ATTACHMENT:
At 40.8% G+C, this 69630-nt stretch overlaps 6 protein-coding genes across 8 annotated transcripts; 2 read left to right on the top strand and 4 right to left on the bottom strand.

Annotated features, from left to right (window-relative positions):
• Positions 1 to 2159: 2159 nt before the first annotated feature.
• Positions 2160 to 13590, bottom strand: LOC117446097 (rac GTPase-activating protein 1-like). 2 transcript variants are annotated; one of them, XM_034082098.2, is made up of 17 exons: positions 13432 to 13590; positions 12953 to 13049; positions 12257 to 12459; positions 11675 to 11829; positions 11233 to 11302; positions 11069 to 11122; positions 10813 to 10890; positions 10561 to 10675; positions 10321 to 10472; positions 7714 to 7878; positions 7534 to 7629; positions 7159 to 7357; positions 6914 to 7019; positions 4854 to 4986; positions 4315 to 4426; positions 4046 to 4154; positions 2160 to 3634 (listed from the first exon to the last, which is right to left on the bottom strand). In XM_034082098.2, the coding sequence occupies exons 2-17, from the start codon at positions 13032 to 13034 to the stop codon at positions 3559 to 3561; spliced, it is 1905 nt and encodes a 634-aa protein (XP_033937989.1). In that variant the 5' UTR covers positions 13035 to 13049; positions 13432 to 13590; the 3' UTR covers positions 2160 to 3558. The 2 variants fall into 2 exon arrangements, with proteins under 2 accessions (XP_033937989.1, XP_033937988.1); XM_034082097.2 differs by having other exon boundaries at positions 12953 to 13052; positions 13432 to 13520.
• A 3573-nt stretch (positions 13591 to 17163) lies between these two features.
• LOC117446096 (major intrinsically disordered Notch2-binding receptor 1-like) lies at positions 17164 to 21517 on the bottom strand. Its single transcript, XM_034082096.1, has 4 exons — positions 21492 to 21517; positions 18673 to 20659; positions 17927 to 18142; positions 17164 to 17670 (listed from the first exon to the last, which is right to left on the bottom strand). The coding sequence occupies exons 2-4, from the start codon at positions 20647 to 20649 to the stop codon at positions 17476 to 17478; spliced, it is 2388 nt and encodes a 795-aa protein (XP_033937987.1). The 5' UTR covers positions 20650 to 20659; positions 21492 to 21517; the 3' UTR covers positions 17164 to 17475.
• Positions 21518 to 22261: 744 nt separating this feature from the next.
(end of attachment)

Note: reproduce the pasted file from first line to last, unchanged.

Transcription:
At 40.8% G+C, this 69630-nt stretch overlaps 6 protein-coding genes across 8 annotated transcripts; 2 read left to right on the top strand and 4 right to left on the bottom strand.

Annotated features, from left to right (window-relative positions):
• Positions 1 to 2159: 2159 nt before the first annotated feature.
• Positions 2160 to 13590, bottom strand: LOC117446097 (rac GTPase-activating protein 1-like). 2 transcript variants are annotated; one of them, XM_034082098.2, is made up of 17 exons: positions 13432 to 13590; positions 12953 to 13049; positions 12257 to 12459; positions 11675 to 11829; positions 11233 to 11302; positions 11069 to 11122; positions 10813 to 10890; positions 10561 to 10675; positions 10321 to 10472; positions 7714 to 7878; positions 7534 to 7629; positions 7159 to 7357; positions 6914 to 7019; positions 4854 to 4986; positions 4315 to 4426; positions 4046 to 4154; positions 2160 to 3634 (listed from the first exon to the last, which is right to left on the bottom strand). In XM_034082098.2, the coding sequence occupies exons 2-17, from the start codon at positions 13032 to 13034 to the stop codon at positions 3559 to 3561; spliced, it is 1905 nt and encodes a 634-aa protein (XP_033937989.1). In that variant the 5' UTR covers positions 13035 to 13049; positions 13432 to 13590; the 3' UTR covers positions 2160 to 3558. The 2 variants fall into 2 exon arrangements, with proteins under 2 accessions (XP_033937989.1, XP_033937988.1); XM_034082097.2 differs by having other exon boundaries at positions 12953 to 13052; positions 13432 to 13520.
• A 3573-nt stretch (positions 13591 to 17163) lies between these two features.
• LOC117446096 (major intrinsically disordered Notch2-binding receptor 1-like) lies at positions 17164 to 21517 on the bottom strand. Its single transcript, XM_034082096.1, has 4 exons — positions 21492 to 21517; positions 18673 to 20659; positions 17927 to 18142; positions 17164 to 17670 (listed from the first exon to the last, which is right to left on the bottom strand). The coding sequence occupies exons 2-4, from the start codon at positions 20647 to 20649 to the stop codon at positions 17476 to 17478; spliced, it is 2388 nt and encodes a 795-aa protein (XP_033937987.1). The 5' UTR covers positions 20650 to 20659; positions 21492 to 21517; the 3' UTR covers positions 17164 to 17475.
• Positions 21518 to 22261: 744 nt separating this feature from the next.